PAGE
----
Security & Privacy

Microsoft’s Shrinking Share is Sending Malware Elsewhere

Posted on December 5th, 2012 by

There has been a lot of talk about how Microsoft’s market share has changed lately, especially since the introduction of the iPhone and the Android operating system. One recent article gives a rather dramatic graph of market share since 1975:

You can see how the Windows operating systems completely decimated most of its competitors as computers became common at work and at home. Apple managed to maintain a relatively steady percentage since its beginning, never straying much from its hold on that small corner of the market. But with the introduction of the iPhone and the iOS operating system, people became comfortable with the idea of carrying computing devices around in their pocket. Once they became familiar with Apple’s style of OS, more people were willing to give OS X a try. This slow but steady increase grew even faster with the introduction of the iPad. The release of Android further exploded Windows’ hold on the market, and it’s now taking a huge chunk of Microsoft’s lunch too.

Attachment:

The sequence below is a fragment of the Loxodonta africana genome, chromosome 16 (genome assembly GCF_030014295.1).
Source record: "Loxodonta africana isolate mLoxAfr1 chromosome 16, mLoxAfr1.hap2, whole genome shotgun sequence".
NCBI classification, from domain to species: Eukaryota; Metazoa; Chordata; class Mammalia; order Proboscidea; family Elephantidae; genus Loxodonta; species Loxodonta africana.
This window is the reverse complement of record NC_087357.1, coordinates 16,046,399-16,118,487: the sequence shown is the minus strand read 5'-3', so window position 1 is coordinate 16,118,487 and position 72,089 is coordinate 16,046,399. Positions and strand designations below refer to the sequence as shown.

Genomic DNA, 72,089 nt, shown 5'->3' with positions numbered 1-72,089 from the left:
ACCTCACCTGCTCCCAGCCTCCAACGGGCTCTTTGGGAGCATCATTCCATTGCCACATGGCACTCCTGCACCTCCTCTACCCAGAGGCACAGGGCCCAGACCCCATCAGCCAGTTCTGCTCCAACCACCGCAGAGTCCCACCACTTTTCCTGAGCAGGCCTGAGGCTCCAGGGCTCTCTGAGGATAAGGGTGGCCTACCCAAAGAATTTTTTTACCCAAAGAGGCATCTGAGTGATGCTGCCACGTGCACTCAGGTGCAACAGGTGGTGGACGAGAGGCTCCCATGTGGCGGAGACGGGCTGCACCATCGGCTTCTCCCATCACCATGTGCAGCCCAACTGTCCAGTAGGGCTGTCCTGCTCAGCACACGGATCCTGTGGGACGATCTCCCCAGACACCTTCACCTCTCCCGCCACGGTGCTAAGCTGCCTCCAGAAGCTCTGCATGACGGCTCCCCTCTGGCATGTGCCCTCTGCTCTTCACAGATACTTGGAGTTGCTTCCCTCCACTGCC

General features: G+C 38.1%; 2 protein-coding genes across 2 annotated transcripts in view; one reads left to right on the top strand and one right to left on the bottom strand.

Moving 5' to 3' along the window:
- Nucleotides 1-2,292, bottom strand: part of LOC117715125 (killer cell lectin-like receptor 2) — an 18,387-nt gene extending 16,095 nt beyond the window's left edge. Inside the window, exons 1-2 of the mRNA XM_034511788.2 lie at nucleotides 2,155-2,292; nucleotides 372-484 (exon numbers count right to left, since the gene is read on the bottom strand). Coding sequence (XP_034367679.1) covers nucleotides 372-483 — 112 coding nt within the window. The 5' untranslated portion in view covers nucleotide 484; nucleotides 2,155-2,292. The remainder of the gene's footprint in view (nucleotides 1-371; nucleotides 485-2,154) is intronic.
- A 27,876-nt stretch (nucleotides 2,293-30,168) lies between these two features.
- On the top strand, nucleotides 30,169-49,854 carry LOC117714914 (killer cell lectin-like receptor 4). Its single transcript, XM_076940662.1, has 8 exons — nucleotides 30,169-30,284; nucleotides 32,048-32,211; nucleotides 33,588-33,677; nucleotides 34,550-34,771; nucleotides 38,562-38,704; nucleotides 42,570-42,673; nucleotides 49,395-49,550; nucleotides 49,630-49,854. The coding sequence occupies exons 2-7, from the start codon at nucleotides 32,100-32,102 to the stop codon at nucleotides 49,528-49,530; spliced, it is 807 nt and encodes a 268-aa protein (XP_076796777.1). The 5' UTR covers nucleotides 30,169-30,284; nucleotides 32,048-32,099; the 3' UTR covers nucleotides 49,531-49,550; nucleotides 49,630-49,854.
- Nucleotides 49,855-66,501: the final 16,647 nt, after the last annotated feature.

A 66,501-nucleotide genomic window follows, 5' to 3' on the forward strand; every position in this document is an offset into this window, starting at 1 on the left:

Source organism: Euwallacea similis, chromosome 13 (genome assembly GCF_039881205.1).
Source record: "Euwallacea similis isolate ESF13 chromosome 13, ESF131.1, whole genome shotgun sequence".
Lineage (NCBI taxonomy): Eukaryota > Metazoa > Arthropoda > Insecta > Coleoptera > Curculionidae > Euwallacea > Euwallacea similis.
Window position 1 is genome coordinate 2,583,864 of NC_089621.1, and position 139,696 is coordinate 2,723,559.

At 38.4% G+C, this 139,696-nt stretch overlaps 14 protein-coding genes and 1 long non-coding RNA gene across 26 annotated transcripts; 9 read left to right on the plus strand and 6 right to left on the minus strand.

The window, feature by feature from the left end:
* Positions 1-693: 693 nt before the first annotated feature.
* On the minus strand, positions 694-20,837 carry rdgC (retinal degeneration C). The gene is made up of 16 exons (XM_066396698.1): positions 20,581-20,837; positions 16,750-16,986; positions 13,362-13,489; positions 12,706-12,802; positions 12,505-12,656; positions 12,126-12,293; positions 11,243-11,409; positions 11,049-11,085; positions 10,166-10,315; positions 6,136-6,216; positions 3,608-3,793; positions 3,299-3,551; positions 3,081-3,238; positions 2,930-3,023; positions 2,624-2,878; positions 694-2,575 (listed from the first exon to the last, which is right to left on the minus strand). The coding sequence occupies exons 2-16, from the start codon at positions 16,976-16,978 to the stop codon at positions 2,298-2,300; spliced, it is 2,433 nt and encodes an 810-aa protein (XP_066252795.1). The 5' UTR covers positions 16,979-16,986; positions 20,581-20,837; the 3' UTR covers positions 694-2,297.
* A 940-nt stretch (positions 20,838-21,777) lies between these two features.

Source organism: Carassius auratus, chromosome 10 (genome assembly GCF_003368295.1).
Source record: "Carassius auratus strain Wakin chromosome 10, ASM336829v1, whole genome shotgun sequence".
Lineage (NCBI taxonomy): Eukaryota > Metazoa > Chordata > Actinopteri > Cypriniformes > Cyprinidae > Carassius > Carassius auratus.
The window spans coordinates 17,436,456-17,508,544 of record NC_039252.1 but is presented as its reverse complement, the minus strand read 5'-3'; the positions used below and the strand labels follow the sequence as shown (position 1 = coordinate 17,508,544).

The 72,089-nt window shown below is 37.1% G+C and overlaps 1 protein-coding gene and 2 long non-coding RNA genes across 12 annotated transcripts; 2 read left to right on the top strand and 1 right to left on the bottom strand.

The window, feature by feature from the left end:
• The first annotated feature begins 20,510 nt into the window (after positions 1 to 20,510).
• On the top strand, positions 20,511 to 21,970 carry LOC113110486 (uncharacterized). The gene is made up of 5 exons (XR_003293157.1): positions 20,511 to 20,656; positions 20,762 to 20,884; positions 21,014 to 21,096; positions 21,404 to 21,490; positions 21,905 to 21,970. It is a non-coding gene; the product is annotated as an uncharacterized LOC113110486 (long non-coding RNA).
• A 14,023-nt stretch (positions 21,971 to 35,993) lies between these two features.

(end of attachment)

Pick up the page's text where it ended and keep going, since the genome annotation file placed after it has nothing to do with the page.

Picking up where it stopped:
But this shouldn’t be schadenfreude at Microsoft’s expense. How many people out there switched to these alternate operating systems to get out of the way of the tsunami of malware that continues to pound Windows systems daily, in an effort to buy some time from having to adopt good security habits that can sometimes seem like an unnecessary pain in the neck? And how many relaxed their security habits when they weren’t constantly being bombarded with warnings of malware doom? Malware authors are well aware of these reactions and habits, making those users a particularly tasty target.

2012 has seen a huge increase in attacks on both Android and OS X as malware authors see the Windows market begin to dry up. These threat increases will naturally keep snowballing as Windows percentage continues to shrink, so you might want to start educating yourself now on good security hygiene for every operating system that holds your sensitive data. That way, you won't be scrambling to shore up your defenses the next time some major malware warning comes your way.